He was free of pain again at the last follow-up in the outpatient clinic visit after four months of the second operation.


SC is characterized by the formation of multiple cartilaginous nodules that could be calcified or ossified in the synovium of a joint space1,4,9). This usually monoarthritic disease frequently involves large joints, the knee joints (60 to 70%), the elbow, hip, and shoulder joints are next most commonly affected13,14,17). The mean age of the patients were 40 to 50 years and the male to female gender ratio is 2 to 1. The patients of SC mainly complain of pain, associated stiffness, swelling, and a limitation of motion of the affected joints for months to years1,4).
Vertebral SC is even rarer and thirteen cases including our report were found to have been reported in English publications as was found in Pubmed.gov. The median age at the time of presentation was 39 years (range 21 to 60), and the male to female ratio was approximately 1:1. The most common presenting symptom was pain in nine patients and other symptoms included a growing mass, weakness and paresthesia. The lesions involved cervico-thoracic facet joints in nine of thirteen patients, lumbo-sacral facet joints in three, and a costo-transverse joint in one (Table 1).
Histologically, SC is categorized as primary and secondary; primary SC is characterized by nodules of hyaline cartilage in the connective tissue beneath the synovium which may become calcified or ossified. The nodules may be extruded from the synovium to become loose bodies which float within the joint space or extend into the extra-articular soft tissue. They may form large masses as a result of fusion. Cytological features include hypercellularity, chondrocyte clustering, pleomorphic nuclei, and occasional mitoses1,4,9).
A generally primary SC shows a benign clinical course, but with recurrence rates as high as 15% in extravertebral SC have been reported.
Secondary SC, the most common form, has been associated with other joint disorders including osteoarthritis, rheumatoid arthritis, neuropathic arthropathy, osteonecrosis, tuberculosis, osteochondritis dissecans, and osteochondral fractures. It shows chondrocytes that tend not to cluster and usually lack cellular atypia, or binucleation11,13,14). Plain radiography shows characte ristic calcified or osseous bodies; however, calcification may not be seen in 5% to 30% of cases because of the lack of matrix mineralization, those had appeared as water-dense foci. A CT scan typically reveals a soft-tissue mass with multiple calcifications. In an MRI, nodules are seen using an intermediate to isointense signal on T1-weighted sequences, high signal intensities on T2-weighted sequences, and an enhancement after gadolinium administration1,8,9).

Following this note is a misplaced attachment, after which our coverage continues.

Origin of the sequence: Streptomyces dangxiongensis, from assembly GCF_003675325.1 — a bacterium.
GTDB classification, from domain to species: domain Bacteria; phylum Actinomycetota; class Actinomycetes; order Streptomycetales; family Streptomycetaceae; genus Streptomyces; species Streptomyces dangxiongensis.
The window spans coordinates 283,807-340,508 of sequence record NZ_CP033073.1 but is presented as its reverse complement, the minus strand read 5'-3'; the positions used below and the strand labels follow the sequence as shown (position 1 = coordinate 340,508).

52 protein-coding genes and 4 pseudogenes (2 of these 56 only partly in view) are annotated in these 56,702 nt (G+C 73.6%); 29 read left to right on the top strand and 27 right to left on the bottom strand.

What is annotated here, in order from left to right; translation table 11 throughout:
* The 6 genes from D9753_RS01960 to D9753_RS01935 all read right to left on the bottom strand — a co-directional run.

Because of its recurrence and malignant transformation risk inferred from extravertebral SC, some authors recommend surgical treatment includes the removal of the loose body or mass and the complete synovectomy of the affected joints8,11,12). Although the recurrence rate is very low in SC and no agreed treatment guideline is available, arthrodesis has been reported to be a successful as a salvage treatment option for recurrent SC. Despite of the regrown lesion, in our case, we performed only subtotal facetectomy and total lesionectomy to save the cervical motion. Fusion should be considered in case of recurrence when total facetectomy is inevitable. However simultaneous posterior fusion sometimes leads to extended fusion on adjacent level. If the recurrence is found in the long term follow up period, we plan to perform a total facetectomy and fusion simultaneously.
However, There were two refractory extravertebral SC in which the patients underwent operations more than four times, and one of them recurred even after an arthrodesis6). To the best of our knowledge, a total lesionectomy of the involved vertebral joint including the whole synovium is treatment of choice in cases of regrowing vertebral SC. If needed, an arthrodesis with adjacent vertebra should be considered.


With a very small number of reported vertebral SCs, there has not been enough information about its natural course, recurrence rate, treatment guideline, and prognosis. We recommend that for symptomatic patients with imaging studies that show a vertebral lesion with cartilage characteristics, SC has to be included in the differential diagnosis. Since treatment for extravertebral SC is an arthrodesis, the total removal of SC and arthrodesis should be considered when regrowing vertebral SC is suspected.